What Pushes Shooters Over the Edge?
After a spate of rampage killings, a psychiatrist explains hidden motivations.
Feb. 9, 2008— -- After a week of deadly shootings across the country, including at least six-high profile rampages that killed 24 people, Americans are asking what made these mass murderers snap.
A man guns down five people at a city council meeting in Missouri. In Los Angeles, a standoff leaves four family members and a police officer dead. On the campus of Louisiana Tech, a nursing student kills two of her peers before turning the weapon on herself. In Maryland a gunman opens fire in a restaurant, killing three. Last weekend in suburban Chicago, five people were killed inside a Lane Bryant store.
One expert says the common element in all these horrible crimes is the desire for attention.
"Mass homicide is a crime that can be completely eliminated by the press, teachers, parents and society. If we take the incentive of attention out of it, we can eliminate it," forensic psychiatrist Dr. Michael Welner said today on "Good Morning America Weekend."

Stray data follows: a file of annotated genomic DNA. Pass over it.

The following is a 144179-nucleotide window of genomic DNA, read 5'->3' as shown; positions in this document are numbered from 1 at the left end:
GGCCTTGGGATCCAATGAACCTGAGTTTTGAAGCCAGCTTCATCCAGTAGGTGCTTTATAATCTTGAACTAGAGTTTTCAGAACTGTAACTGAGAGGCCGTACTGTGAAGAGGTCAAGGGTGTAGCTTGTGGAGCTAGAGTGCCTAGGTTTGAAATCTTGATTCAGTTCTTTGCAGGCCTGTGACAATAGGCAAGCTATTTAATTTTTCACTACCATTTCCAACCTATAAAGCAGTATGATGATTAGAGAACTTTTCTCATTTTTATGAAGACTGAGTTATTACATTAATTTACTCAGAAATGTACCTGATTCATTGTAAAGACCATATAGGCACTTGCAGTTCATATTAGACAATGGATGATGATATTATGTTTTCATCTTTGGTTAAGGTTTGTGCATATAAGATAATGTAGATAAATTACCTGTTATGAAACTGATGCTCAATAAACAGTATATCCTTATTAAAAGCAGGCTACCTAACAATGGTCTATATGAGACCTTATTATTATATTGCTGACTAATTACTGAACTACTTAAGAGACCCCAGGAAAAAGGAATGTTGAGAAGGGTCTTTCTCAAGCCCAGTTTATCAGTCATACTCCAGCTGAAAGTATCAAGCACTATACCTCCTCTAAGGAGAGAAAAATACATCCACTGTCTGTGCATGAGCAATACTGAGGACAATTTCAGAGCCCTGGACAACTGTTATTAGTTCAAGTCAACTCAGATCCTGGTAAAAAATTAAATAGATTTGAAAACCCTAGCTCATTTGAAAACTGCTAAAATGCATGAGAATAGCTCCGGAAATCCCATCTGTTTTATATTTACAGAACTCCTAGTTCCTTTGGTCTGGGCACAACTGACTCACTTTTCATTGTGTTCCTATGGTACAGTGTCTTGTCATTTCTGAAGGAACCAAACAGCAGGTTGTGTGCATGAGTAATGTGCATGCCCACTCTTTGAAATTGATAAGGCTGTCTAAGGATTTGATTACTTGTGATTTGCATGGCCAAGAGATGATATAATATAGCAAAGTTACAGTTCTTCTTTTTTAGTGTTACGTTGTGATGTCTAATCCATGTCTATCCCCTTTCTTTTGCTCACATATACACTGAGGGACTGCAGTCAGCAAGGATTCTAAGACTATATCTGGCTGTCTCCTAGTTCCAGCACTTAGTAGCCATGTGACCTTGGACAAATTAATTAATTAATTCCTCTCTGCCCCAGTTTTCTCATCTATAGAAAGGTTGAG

Charles Lee "Cookie" Thornton, who shot five people at a city council meeting in Kirkwood, Mo., on Thursday, was described by friends as regular guy who battled the town over parking tickets and the right to speak at council meetings.
"He wasn't crazy. He knew what he was going to do," said his mother, Annie Bell Thornton. "All these years, I just feel it had just taken a toll on him."
"Rampage killings have an important common thread of someone seeking notoriety. Someone who feels they are a failure, who had high expectations for themselves, and sees the attention that these shooters get and says, 'I can get that.Somebody will care about my manifesto. Somebody will care about my letter,'" Welner said.
The media's focus on the manifesto and the life of the criminal appeals to these killers who feel like failures that nobody notices, Welner said.
"[Robert] Hawkins in Nebraska who said 'I'll be famous that's why I did it.' He taught us something, we made him famous. We should not be focusing on the manifesto. We should be focusing on the suffering," Welner said, referring to the 19-year-old who opened fired in December in an Omaha mall, killing eight people before turning the gun on himself.
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